Eighth-grade students in the current academic school year are eligible to be nominated by a school committee or department. It is recommended nominees be decided upon by several teachers. Students MAY NOT self-nominate. Nominees must demonstrate evidence of effective writing.
Schools in the United States, US territories, Canada, and American Schools Abroad are eligible to nominate students. Nominating schools must be US accredited.
The number of nominees allowed from each school is determined by the school’s average eighth-grade daily enrollment.
Use the following guide:
- Under 100 1 nominee
- 100–199 2 nominees
- 200–299 3 nominees
- 300–399 4 nominees
- 400–499 5 nominees
- 500 or more 6 nominees
Nominated students must submit their themed writing in PDF form.
- Themed Writing – must be written based on the topic developed by the Promising Young Writers Advisory Committee. Maximum length for the theme writing is ten (10) pages. The student’s name must appear on the upper left hand corner of each page.
General Directions for Themed Writing:
- One teacher completes one entry form per student and uploads the student’s writing in PDF form.
- The student’s name should appear in the upper left-hand corner of each page. This is very important so pieces can be judged accurately! (If you are submitting an arts-based entry like a photo essay or graphic novel, you may adjust this format as long as we can tell which piece is which. Email firstname.lastname@example.org with any questions.)
- The page number must appear in the upper right-hand corner of each page.
- The school’s name must not appear on the paper or within the body of writing.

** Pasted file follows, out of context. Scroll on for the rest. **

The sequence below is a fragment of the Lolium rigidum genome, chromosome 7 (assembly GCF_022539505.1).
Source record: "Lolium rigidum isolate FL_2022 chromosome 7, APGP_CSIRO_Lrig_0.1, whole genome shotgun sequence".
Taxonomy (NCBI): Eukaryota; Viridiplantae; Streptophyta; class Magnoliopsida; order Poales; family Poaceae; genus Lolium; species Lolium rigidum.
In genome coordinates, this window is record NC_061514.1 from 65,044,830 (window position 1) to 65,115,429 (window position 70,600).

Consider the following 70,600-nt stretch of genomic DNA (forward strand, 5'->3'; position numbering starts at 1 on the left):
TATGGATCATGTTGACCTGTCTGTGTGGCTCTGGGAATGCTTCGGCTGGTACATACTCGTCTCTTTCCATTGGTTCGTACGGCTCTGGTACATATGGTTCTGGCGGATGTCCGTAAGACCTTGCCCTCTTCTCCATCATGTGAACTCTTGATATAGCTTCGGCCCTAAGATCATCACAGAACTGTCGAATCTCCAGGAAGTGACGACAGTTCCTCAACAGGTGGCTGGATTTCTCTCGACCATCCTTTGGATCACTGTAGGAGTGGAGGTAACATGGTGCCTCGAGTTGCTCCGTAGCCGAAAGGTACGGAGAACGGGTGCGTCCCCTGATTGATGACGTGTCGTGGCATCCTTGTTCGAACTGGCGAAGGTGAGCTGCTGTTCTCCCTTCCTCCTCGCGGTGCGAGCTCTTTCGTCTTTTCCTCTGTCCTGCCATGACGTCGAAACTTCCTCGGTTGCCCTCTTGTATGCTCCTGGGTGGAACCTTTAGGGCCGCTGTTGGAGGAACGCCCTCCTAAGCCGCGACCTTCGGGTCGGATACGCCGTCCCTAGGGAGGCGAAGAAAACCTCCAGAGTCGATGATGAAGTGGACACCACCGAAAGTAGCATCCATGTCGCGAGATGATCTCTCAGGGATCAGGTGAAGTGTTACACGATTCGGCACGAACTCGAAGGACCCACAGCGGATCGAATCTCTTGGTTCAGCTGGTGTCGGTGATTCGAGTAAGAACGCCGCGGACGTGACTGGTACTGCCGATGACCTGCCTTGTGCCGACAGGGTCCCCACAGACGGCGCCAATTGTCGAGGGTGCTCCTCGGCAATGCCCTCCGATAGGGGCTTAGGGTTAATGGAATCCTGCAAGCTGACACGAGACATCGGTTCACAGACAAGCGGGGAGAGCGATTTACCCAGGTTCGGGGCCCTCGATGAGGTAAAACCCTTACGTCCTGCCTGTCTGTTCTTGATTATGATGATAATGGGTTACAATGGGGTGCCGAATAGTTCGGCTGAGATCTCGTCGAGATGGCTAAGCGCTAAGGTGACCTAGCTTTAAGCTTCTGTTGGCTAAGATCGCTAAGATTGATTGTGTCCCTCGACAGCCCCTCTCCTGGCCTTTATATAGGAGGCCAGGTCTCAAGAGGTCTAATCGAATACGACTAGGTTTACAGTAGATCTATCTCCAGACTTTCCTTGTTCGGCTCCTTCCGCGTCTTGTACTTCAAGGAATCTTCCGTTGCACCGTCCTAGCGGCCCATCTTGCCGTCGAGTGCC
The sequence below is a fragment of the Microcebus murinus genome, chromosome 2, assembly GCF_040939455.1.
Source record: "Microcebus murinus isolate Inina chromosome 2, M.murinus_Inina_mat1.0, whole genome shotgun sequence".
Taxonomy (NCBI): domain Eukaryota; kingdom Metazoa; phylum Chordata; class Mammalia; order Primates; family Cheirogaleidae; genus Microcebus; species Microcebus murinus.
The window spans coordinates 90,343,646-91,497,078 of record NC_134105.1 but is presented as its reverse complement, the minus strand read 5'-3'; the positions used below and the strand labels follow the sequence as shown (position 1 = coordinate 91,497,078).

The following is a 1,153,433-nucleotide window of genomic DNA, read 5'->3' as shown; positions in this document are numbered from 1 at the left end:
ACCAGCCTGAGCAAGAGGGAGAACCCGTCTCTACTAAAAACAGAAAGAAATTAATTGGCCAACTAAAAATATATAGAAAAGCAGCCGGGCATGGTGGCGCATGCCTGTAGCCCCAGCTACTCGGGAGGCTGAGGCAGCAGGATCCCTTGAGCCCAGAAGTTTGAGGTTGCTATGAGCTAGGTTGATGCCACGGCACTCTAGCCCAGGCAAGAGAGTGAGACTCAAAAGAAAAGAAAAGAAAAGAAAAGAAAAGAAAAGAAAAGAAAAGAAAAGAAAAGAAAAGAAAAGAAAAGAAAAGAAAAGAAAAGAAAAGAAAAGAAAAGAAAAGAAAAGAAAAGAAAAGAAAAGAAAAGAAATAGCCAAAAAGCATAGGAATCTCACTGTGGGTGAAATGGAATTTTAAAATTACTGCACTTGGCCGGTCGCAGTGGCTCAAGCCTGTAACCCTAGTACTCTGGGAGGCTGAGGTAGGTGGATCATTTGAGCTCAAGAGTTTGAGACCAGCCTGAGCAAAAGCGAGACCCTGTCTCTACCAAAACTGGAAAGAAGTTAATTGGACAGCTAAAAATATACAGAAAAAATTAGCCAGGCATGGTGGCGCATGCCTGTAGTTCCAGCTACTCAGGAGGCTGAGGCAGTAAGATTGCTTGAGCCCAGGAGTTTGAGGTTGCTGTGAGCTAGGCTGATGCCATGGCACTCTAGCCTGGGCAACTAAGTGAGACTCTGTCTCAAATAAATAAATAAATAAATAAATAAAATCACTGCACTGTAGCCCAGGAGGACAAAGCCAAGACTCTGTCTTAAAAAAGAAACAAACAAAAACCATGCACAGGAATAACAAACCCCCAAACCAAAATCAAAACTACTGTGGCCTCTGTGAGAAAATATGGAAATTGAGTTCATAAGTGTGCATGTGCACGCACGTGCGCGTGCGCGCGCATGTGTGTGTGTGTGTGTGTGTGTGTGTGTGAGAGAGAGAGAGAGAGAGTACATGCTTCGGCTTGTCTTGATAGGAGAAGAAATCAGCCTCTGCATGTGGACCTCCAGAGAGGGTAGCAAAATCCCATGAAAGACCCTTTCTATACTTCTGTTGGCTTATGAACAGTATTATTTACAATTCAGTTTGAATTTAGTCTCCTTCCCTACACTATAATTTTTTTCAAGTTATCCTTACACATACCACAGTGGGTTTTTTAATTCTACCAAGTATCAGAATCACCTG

- Use legible type – no smaller than 11 or 12 point.
- Double space with one inch margins on all sides. This does not apply to poetry.
- Research papers, term papers, and novels will not be accepted.
- Late entries cannot be accepted.
- The Themed piece should be written from the students’ personal voice and perspective. Take care to not make it sound like a school assignment!
Teams of teachers across the nation will judge entries using a secure judging site. Entries with top scores will be selected as superior. Writings are judged holistically on content, purpose, audience, tone, word choice, organization, development, and style.
If you are interested in signing up to judge, please email email@example.com.
Below are the guidelines by which your writing will be evaluated by the NCTE judges. Keep these guidelines in mind as you draft and revise:
- Effectiveness of each piece for its intended audience. The comprehensive question is whether the writer exhibits power to inform and/or move an audience through control of language. Fuzziness should not be mistaken for profundity, nor mechanical sloppiness for originality. Although editorial correctness is a virtue, meaningful variations should be allowed and the absence of mechanical error should not be overvalued. As a rule, flawed brilliance is to be preferred over correct dullness. But be sure your piece is well edited!
- Writing samples, whatever their type, reveal high achievement in writing for a student at this grade level.
- Judges have the opportunity to evaluate writing done on the same topic. The student’s individual expression is highly valued and cliches should be avoided.
- The writing sample will each be scored in three areas: Expression of Ideas, Language Use, and Unique Perspective and Voice.
Results are announced in May. Starting with the 2023 contest, a new structure for awards will be used.
To reflect various levels of distinction and recognition, there will now be four, rather than two, designations:
- Promising young Writers First Class
All nominated students will receive their appropriate certificate from their nominating teacher. Additionally, those who receive the First Class award will have their name and their school’s name appear on the NCTE website.